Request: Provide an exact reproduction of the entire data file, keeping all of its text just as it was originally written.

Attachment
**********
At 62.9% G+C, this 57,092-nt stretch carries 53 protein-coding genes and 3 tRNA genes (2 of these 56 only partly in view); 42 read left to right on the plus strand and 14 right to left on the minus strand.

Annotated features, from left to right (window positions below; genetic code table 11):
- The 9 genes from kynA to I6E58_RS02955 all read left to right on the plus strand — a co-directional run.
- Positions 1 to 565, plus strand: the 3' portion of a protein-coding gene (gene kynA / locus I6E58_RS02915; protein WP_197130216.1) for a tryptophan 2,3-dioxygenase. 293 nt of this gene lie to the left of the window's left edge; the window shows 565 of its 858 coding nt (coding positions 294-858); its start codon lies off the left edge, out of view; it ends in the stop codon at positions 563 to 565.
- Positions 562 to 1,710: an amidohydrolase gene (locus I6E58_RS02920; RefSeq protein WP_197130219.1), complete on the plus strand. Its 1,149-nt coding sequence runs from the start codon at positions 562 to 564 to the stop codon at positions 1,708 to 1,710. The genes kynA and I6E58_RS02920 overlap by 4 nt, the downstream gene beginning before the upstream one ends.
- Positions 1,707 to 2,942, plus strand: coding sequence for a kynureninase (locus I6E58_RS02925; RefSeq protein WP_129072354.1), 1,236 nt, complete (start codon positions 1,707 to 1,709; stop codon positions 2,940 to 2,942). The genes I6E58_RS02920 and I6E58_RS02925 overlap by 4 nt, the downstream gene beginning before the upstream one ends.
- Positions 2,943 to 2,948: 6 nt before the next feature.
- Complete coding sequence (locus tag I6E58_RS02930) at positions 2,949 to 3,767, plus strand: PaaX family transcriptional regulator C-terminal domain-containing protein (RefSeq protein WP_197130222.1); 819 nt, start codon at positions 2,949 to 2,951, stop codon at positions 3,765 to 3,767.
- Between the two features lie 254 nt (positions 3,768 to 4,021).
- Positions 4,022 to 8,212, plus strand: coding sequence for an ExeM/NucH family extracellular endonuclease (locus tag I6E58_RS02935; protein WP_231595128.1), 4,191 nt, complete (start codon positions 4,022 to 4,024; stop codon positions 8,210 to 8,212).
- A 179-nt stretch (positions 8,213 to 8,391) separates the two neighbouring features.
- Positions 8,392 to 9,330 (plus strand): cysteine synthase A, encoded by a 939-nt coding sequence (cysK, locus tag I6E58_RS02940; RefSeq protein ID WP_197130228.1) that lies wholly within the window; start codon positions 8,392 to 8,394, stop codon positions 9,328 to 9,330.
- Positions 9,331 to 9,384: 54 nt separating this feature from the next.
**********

At 62.9% G+C, this 57,092-nt stretch carries 53 protein-coding genes and 3 tRNA genes (2 of these 56 only partly in view); 42 read left to right on the plus strand and 14 right to left on the minus strand.

Annotated features, from left to right (window positions below; genetic code table 11):
- The 9 genes from kynA to I6E58_RS02955 all read left to right on the plus strand — a co-directional run.
- Positions 1 to 565, plus strand: the 3' portion of a protein-coding gene (gene kynA / locus I6E58_RS02915; protein WP_197130216.1) for a tryptophan 2,3-dioxygenase. 293 nt of this gene lie to the left of the window's left edge; the window shows 565 of its 858 coding nt (coding positions 294-858); its start codon lies off the left edge, out of view; it ends in the stop codon at positions 563 to 565.
- Positions 562 to 1,710: an amidohydrolase gene (locus I6E58_RS02920; RefSeq protein WP_197130219.1), complete on the plus strand. Its 1,149-nt coding sequence runs from the start codon at positions 562 to 564 to the stop codon at positions 1,708 to 1,710. The genes kynA and I6E58_RS02920 overlap by 4 nt, the downstream gene beginning before the upstream one ends.
- Positions 1,707 to 2,942, plus strand: coding sequence for a kynureninase (locus I6E58_RS02925; RefSeq protein WP_129072354.1), 1,236 nt, complete (start codon positions 1,707 to 1,709; stop codon positions 2,940 to 2,942). The genes I6E58_RS02920 and I6E58_RS02925 overlap by 4 nt, the downstream gene beginning before the upstream one ends.
- Positions 2,943 to 2,948: 6 nt before the next feature.
- Complete coding sequence (locus tag I6E58_RS02930) at positions 2,949 to 3,767, plus strand: PaaX family transcriptional regulator C-terminal domain-containing protein (RefSeq protein WP_197130222.1); 819 nt, start codon at positions 2,949 to 2,951, stop codon at positions 3,765 to 3,767.
- Between the two features lie 254 nt (positions 3,768 to 4,021).
- Positions 4,022 to 8,212, plus strand: coding sequence for an ExeM/NucH family extracellular endonuclease (locus tag I6E58_RS02935; protein WP_231595128.1), 4,191 nt, complete (start codon positions 4,022 to 4,024; stop codon positions 8,210 to 8,212).
- A 179-nt stretch (positions 8,213 to 8,391) separates the two neighbouring features.
- Positions 8,392 to 9,330 (plus strand): cysteine synthase A, encoded by a 939-nt coding sequence (cysK, locus tag I6E58_RS02940; RefSeq protein ID WP_197130228.1) that lies wholly within the window; start codon positions 8,392 to 8,394, stop codon positions 9,328 to 9,330.
- Positions 9,331 to 9,384: 54 nt separating this feature from the next.